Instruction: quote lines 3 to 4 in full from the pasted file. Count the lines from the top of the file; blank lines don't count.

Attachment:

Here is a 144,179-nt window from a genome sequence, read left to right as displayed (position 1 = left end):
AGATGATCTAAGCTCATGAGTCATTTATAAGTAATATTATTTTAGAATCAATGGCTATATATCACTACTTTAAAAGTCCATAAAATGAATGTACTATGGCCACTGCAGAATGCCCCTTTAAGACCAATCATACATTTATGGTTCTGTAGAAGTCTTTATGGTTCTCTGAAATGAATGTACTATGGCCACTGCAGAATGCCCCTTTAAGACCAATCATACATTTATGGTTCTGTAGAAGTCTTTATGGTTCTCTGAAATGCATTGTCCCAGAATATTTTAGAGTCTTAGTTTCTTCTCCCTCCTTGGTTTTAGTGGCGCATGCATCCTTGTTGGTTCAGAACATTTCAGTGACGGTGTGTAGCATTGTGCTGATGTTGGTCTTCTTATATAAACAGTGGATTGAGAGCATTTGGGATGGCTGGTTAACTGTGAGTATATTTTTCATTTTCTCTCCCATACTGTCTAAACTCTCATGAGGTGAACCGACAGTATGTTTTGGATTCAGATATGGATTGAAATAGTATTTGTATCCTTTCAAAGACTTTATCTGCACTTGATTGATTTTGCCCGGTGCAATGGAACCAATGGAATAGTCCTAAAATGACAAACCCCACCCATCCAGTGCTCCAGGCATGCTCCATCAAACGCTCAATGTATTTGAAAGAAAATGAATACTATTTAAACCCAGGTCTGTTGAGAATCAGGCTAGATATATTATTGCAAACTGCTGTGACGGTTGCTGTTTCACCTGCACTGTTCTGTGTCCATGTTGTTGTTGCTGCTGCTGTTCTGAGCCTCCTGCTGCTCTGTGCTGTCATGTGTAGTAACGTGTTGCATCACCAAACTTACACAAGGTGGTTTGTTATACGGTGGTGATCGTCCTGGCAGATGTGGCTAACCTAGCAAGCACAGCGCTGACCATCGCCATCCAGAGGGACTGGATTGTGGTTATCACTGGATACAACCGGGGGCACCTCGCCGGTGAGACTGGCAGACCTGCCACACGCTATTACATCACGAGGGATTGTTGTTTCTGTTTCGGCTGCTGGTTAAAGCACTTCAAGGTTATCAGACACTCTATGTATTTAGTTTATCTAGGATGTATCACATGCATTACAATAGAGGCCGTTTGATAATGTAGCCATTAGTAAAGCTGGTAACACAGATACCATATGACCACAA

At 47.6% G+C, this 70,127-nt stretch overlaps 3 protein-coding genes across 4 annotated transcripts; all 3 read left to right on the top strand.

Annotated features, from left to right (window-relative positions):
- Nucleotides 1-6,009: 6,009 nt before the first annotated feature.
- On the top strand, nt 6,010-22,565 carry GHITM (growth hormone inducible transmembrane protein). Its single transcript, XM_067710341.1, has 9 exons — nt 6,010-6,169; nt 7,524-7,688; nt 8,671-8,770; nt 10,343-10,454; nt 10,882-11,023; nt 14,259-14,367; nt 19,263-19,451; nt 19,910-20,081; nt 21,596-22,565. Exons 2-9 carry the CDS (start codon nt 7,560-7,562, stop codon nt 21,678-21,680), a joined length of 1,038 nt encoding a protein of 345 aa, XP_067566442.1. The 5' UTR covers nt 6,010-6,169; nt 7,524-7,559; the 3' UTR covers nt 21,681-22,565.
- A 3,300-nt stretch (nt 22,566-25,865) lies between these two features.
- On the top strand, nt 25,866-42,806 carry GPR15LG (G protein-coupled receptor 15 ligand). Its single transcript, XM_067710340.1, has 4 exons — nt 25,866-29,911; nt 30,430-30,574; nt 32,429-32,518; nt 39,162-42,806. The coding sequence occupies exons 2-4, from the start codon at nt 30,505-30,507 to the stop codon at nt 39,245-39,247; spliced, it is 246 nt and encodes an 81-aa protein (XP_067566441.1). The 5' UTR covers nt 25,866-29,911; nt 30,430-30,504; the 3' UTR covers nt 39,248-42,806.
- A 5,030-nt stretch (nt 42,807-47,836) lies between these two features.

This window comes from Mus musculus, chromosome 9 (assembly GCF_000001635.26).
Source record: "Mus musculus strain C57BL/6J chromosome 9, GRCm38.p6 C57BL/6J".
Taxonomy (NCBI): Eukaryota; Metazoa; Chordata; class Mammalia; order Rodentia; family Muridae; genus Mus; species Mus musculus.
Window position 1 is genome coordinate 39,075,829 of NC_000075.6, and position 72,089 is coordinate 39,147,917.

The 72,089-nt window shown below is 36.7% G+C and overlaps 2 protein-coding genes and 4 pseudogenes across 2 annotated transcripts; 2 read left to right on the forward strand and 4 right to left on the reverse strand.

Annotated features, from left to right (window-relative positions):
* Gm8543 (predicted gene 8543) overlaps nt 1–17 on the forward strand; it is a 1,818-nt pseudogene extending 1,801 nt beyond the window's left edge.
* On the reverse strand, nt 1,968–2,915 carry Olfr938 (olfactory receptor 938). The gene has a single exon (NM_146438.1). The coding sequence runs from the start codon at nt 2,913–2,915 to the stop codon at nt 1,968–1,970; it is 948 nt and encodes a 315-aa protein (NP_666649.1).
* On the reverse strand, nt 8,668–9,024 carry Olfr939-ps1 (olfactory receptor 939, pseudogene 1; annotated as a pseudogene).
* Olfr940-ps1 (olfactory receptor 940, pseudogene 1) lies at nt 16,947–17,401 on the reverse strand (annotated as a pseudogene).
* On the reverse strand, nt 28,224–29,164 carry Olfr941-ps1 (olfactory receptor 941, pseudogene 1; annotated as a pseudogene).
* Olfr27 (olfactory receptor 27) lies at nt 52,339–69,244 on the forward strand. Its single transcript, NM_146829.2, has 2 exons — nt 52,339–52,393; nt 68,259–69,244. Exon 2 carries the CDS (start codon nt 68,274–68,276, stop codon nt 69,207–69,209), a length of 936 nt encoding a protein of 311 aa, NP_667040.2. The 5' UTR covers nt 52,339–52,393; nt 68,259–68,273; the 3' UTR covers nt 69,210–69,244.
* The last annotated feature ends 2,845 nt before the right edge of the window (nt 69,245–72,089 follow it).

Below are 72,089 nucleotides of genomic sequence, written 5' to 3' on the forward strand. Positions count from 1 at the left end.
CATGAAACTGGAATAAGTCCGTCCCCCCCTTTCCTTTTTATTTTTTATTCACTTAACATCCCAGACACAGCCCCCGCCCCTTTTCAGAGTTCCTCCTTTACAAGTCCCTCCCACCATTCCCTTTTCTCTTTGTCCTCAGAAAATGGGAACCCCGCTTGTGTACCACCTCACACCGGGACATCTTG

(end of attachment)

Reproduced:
At 47.6% G+C, this 70,127-nt stretch overlaps 3 protein-coding genes across 4 annotated transcripts; all 3 read left to right on the top strand.

Annotated features, from left to right (window-relative positions):